Ingress Routing – TKG Clusters

Ingress Routing – TKG Clusters

September 15, 2020 0 By Eric Shanks

If you have been following the series so far, you should have a TKG guest cluster in your lab now. The next step is to show how to deploy a simple application and access it through a web browser. This is a pretty trivial task for most Kubernetes operators, but its a good idea to know whats happening in NSX to make these applications available. We’ll walk through that in this post.

Connect To TKG Cluster and Deploy an Application

Before we can deploy our applications, let make sure we can connect to the cluster as we did in the previous post. Lets run the following command to make sure we’ve been authenticated with our Kubernetes cluster.

Once authenticated, set the Kubernetes context to the TKG Cluster.

kubectl config use-context tkg-cluster-1

Now you’re ready to run Kubernetes commands to build apps, secrets, expose services, and so on. Let’s start by deploying a test application to the guest cluster.

It might take a moment for the container image to download from dockerhub, but once done you should be able to see running containers by running the command:

kubectl get pods

Expose Applications

Now that there is an application running in our TKG cluster, we need to expose it to our users so that they might be able to access it through a web browser for example.

The simplest way to to do this is through an imperative command against the cluster. The command below will create a Kubernetes service of type LoadBalancer on port 80.

After running the command, lets take a look at what happened. First, let’s check our services in the Kubernetes cluster by running:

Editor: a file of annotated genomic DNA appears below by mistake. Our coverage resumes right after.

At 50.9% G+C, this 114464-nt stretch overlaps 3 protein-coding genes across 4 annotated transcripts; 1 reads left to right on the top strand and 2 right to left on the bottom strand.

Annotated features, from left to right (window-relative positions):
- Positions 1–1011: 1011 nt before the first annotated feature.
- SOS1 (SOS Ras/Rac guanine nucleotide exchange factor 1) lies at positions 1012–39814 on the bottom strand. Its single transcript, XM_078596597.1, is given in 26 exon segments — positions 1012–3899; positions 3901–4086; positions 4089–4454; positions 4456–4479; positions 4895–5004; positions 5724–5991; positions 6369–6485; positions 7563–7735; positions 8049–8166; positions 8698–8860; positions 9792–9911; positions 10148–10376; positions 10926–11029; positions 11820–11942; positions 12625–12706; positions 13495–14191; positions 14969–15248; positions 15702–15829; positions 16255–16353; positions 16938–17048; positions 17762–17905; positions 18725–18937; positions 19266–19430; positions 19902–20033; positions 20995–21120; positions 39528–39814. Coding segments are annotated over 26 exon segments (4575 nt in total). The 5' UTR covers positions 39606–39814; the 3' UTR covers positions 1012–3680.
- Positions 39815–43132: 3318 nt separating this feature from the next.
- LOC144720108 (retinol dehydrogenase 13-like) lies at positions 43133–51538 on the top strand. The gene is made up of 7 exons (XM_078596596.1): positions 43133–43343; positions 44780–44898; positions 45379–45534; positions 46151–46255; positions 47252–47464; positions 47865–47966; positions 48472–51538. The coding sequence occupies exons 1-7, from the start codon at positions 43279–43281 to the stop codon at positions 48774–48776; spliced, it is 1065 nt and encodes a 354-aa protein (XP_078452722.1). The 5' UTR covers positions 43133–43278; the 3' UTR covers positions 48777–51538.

kubectl get services

Hey! Thats neat! There is a new service listed called “hollowapp” and it’s of type LoadBalancer and you can see it has an External-IP listed. Try navigating to that IP Address in a web browser. Here’s what I saw when I tested in my browser.

Awesome! We have our first application deployed in a Tanzu Kubernetes Grid cluster and it’s doing the magic of setting up ingress routing to our apps through NSX-T.

Let’s take a look at what NSX-T object got created to support this new application for ingress routing.

NSX-T Resources

So, somehow by creating a Kubernetes service of type LoadBalancer NSX was able to route traffic directly to the pod within the TKG Guest Cluster we provisioned. How does it do this?

Well, TKG clusters come equipped with the NSX Container Plugin (NCP) which listens for certain API calls such as a LoadBalancer being requested. When the plugin sees a call for a load balancer, it informs the NSX-T Control plane how to build a load balancer for this specific service.

The result is that NSX-T creates a virtual server for the application. If you look in the NSX-T Manager console, under Networking –> Load Balancing, you’ll see several load balancers already created. Specifically, you’ll notice a Load Balancer is configured for each cluster to route traffic to the Kubernetes API for each cluster. Here, I’ve expanded the TKG Guest Cluster Load Balancer, and you can see it has 2 virtual servers.

After clicking the Virtual Server hyperlink in the load balancer object, I can now see there are 2 virtual servers. One of these is on port 6443 which is the Kubernetes Control Plane API access. The other was provisioned for the application that we exposed as a type LoadBalancer.

You might be wondering about other types of access methods such as an Ingress resource. These are supported in Tanzu clusters, but at this time require an ingress controller, such as Contour, to be deployed in your clusters first. You can of course expose the ingress controller itself, though a load balancer as we’ve done in this post.


Tanzu Kubernetes Grid Guest Clusters with NSX-T integration can really save you some time when setting up Load Balancing. Simply create your apps and deploy a service of type LoadBalancer and let the NSX Controller Plugin and NSX-T do the rest of the work for you.